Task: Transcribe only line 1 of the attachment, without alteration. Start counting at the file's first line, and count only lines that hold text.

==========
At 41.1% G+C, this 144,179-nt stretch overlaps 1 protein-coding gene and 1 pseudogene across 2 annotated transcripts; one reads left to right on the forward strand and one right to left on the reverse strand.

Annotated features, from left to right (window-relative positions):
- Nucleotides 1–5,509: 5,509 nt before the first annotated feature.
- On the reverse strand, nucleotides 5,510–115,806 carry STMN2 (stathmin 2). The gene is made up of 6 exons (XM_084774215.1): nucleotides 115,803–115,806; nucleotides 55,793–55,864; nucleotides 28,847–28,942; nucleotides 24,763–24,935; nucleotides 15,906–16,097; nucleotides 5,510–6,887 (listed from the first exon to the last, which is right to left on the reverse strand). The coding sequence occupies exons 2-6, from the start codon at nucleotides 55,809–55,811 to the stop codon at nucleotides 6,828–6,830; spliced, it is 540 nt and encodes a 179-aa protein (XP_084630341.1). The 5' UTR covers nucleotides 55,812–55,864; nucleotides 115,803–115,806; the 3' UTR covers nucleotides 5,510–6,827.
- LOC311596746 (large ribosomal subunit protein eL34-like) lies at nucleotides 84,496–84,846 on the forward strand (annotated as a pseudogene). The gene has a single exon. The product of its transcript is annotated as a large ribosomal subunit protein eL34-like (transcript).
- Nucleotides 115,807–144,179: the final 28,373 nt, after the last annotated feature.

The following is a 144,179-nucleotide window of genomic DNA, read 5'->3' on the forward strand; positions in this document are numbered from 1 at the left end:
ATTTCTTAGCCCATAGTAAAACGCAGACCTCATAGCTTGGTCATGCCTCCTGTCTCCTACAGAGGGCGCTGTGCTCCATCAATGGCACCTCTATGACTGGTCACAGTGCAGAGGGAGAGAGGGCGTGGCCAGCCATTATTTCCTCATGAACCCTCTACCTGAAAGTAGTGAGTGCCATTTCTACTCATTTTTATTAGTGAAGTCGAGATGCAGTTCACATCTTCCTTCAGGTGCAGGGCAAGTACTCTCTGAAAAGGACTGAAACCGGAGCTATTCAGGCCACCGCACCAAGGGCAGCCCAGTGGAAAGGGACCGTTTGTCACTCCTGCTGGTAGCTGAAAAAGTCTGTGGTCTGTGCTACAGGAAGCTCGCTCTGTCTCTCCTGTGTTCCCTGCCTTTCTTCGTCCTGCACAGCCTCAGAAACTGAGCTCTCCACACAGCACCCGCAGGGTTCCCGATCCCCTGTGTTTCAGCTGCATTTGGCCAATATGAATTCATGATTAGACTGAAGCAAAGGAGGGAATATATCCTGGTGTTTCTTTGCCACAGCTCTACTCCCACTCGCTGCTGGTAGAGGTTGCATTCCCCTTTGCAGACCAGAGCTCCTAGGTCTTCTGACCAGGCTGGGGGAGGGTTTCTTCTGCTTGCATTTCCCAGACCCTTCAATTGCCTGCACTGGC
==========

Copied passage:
At 41.1% G+C, this 144,179-nt stretch overlaps 1 protein-coding gene and 1 pseudogene across 2 annotated transcripts; one reads left to right on the forward strand and one right to left on the reverse strand.